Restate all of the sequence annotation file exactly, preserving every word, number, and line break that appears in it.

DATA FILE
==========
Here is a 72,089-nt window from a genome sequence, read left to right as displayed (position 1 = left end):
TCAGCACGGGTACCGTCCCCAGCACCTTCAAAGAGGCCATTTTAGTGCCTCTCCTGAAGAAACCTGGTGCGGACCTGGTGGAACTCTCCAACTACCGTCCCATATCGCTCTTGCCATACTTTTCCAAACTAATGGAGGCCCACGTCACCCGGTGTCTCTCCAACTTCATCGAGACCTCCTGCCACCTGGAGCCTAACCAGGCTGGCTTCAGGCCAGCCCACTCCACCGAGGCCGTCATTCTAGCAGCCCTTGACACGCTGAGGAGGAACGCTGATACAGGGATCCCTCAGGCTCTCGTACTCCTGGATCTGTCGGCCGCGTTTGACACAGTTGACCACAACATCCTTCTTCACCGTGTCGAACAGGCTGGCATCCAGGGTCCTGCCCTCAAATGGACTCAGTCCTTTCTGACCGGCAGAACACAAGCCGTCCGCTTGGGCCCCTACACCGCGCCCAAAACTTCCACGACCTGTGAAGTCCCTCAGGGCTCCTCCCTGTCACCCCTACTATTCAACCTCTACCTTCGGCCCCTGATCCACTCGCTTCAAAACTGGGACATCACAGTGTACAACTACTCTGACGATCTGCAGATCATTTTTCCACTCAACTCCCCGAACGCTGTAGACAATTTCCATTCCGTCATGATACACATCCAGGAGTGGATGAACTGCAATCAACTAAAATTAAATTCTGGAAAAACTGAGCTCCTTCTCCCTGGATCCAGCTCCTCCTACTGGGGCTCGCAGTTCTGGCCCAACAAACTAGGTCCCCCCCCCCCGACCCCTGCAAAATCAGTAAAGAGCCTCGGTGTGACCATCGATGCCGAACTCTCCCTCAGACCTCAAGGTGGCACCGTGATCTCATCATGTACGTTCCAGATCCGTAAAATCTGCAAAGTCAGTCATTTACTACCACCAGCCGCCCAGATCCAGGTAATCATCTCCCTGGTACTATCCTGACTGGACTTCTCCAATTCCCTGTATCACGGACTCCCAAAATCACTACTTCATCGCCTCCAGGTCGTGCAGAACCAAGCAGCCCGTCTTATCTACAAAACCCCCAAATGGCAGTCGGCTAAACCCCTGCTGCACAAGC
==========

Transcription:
Here is a 72,089-nt window from a genome sequence, read left to right as displayed (position 1 = left end):
TCAGCACGGGTACCGTCCCCAGCACCTTCAAAGAGGCCATTTTAGTGCCTCTCCTGAAGAAACCTGGTGCGGACCTGGTGGAACTCTCCAACTACCGTCCCATATCGCTCTTGCCATACTTTTCCAAACTAATGGAGGCCCACGTCACCCGGTGTCTCTCCAACTTCATCGAGACCTCCTGCCACCTGGAGCCTAACCAGGCTGGCTTCAGGCCAGCCCACTCCACCGAGGCCGTCATTCTAGCAGCCCTTGACACGCTGAGGAGGAACGCTGATACAGGGATCCCTCAGGCTCTCGTACTCCTGGATCTGTCGGCCGCGTTTGACACAGTTGACCACAACATCCTTCTTCACCGTGTCGAACAGGCTGGCATCCAGGGTCCTGCCCTCAAATGGACTCAGTCCTTTCTGACCGGCAGAACACAAGCCGTCCGCTTGGGCCCCTACACCGCGCCCAAAACTTCCACGACCTGTGAAGTCCCTCAGGGCTCCTCCCTGTCACCCCTACTATTCAACCTCTACCTTCGGCCCCTGATCCACTCGCTTCAAAACTGGGACATCACAGTGTACAACTACTCTGACGATCTGCAGATCATTTTTCCACTCAACTCCCCGAACGCTGTAGACAATTTCCATTCCGTCATGATACACATCCAGGAGTGGATGAACTGCAATCAACTAAAATTAAATTCTGGAAAAACTGAGCTCCTTCTCCCTGGATCCAGCTCCTCCTACTGGGGCTCGCAGTTCTGGCCCAACAAACTAGGTCCCCCCCCCCCGACCCCTGCAAAATCAGTAAAGAGCCTCGGTGTGACCATCGATGCCGAACTCTCCCTCAGACCTCAAGGTGGCACCGTGATCTCATCATGTACGTTCCAGATCCGTAAAATCTGCAAAGTCAGTCATTTACTACCACCAGCCGCCCAGATCCAGGTAATCATCTCCCTGGTACTATCCTGACTGGACTTCTCCAATTCCCTGTATCACGGACTCCCAAAATCACTACTTCATCGCCTCCAGGTCGTGCAGAACCAAGCAGCCCGTCTTATCTACAAAACCCCCAAATGGCAGTCGGCTAAACCCCTGCTGCACAAGC